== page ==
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ELAR Occasional Seminar Series


When: 3PM, Tuesday 12 February, 2013
Where: Room 4421, SOAS, Russell Square, London ... location information

Sand drawing.jpg
Eileen Perrwerl narrates a sand story, from Ti Tree, Central Australia. Photo: Jenny Green


Drawn from the ground:
documenting verbal art in Central Australia



Jenny Green

University of Melbourne, Australia



Sand stories from Central Australia are a traditional form of verbal art in which a skilled narrator incorporates speech, song, handsigns, gesture, and drawing to create complex multimodal utterances. A seated storyteller clears a drawing space on the soft ground in front of them and as each ‘scene’ in the story ends the space is wiped clear before the drawing begins again. In some stories leaves and other small objects are used to represent story characters. These stories are a valued part of the traditions of Central Australian peoples. They were an important medium of entertainment in the pre-television era, and they continue to be a narrative form used for teaching, for demonstrating ceremonial knowledge, and for explications of everyday events. In addition, the iconography of this ephemeral art form underpins internationally recognised and economically significant Aboriginal art practices.

Sand stories from Central Australia are a traditional form of verbal art in which a skilled narrator incorporates speech, song, handsigns, gesture, and drawing to create complex multimodal utterances. A seated storyteller clears a drawing space on the soft ground in front of them and as each ‘scene’ in the story ends the space is wiped clear before the drawing begins again. In some stories leaves and other small objects are used to represent story characters. These stories are a valued part of the traditions of Central Australian peoples. They were an important medium of entertainment in the pre-television era, and they continue to be a narrative form used for teaching, for demonstrating ceremonial knowledge, and for explications of everyday events. In addition, the iconography of this ephemeral art form underpins internationally recognised and economically significant Aboriginal art practices.

My doctoral research (Green 2009) built on the work of previous scholars (for example Munn 1973; Wilkins 1997; Watson 2003; Eickelkamp 2008) and focused on recording sand stories with senior women from the Arandic language group. I established the basic principles of how sand drawing works and argued for a position that treats vocal/auditory and kinesic/visual systems in dynamic relation to each other. In this presentation I discuss recent documentations of sand stories and other narrative practices in Central Australia and give examples that show how narrators draw on the expressive potentials of the various semiotic resources at hand. The challenges of modelling this complexity demonstrate the need for new theoretical frameworks to describe the interactions of multiple semiotic systems in human communication, and the need to extend the notion of ‘gesture’ to include actions that have ‘graphic consequences’.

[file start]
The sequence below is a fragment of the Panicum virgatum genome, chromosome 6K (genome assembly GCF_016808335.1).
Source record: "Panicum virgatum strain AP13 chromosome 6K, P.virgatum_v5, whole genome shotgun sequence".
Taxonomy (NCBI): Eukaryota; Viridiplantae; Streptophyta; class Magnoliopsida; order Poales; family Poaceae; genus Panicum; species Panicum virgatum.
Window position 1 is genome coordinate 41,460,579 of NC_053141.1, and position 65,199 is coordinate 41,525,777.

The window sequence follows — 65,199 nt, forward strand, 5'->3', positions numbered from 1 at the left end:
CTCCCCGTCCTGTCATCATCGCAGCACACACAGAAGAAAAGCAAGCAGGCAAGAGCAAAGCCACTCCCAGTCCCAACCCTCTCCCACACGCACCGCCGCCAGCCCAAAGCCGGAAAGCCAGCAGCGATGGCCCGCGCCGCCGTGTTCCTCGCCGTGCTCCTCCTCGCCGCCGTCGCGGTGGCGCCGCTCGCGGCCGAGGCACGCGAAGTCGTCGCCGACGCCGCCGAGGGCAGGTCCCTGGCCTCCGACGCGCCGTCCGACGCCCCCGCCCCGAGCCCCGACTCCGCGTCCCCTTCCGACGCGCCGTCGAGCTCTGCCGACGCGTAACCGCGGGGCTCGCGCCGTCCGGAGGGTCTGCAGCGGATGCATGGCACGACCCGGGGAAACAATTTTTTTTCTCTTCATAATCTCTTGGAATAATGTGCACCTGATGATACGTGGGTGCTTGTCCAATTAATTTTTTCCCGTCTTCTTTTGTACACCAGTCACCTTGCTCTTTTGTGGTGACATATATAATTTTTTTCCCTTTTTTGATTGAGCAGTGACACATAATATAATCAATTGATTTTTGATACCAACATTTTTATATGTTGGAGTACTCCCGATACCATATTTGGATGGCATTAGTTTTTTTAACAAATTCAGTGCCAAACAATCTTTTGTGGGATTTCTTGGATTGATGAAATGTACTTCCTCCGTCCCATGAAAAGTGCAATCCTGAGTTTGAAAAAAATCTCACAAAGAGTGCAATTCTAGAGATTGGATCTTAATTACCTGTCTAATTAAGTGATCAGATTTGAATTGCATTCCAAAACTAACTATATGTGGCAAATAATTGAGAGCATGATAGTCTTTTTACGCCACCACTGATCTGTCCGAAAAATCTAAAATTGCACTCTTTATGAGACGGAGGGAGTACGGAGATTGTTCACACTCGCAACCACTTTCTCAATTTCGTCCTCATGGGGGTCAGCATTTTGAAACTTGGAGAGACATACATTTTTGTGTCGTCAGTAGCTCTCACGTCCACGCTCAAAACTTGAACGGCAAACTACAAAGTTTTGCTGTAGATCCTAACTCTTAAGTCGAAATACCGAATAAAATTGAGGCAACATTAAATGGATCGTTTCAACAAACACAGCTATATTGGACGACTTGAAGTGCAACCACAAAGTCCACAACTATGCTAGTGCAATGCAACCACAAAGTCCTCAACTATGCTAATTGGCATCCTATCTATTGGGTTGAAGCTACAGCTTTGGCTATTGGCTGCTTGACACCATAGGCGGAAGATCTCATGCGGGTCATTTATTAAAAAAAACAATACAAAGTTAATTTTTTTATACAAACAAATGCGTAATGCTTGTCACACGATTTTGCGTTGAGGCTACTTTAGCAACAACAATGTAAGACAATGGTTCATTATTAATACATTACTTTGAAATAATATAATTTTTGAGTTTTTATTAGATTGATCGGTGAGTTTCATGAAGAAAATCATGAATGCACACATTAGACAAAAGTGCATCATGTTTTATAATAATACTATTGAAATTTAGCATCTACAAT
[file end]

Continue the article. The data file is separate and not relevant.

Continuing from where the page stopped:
References

Eickelkamp, Ute (2008) I don’t talk story like that: On the social meaning of children’s sand stories at Ernabella. In: Jane Simpson & Gillian Wigglesworth (Eds.) Children’s language and multilingualism: Indigenous language use at home and school. London: Continuum International, pp. 79-102.

Goodwin, Charles (2003). Pointing as situated practice. In: Sotaro Kita (Ed.) Pointing: Where language, culture, and cognition meet. Mahwah, N.J.: Erlbaum, pp. 217-241.

Green, Jenny (2009) Between the Earth and the Air: Multimodality in Arandic Sand Stories  (Doctoral Dissertation, University of Melbourne).

-(in press) Sound, sign and inscription: Multimodality in Central Australian sand stories. Cambridge: Cambridge University Press.

Munn, Nancy (1973) Walbiri Iconography. Graphic Representation and Cultural Symbolism in a Central Australian Society. Ithaca and London: Cornell University Press.

Watson, C. (2003). Piercing the Ground: Balgo women's image making and relationship to country. Fremantle, W.A.: Fremantle Arts Centre Press.

Wilkins, David (1997) Alternative representations of Space: Arrernte Narratives in Sand. In: M. Biemans & J. van de Weijer (Eds.) Proceedings of the CLS opening Academic Year 97/98. Chicago: Chicago Linguistic Society.

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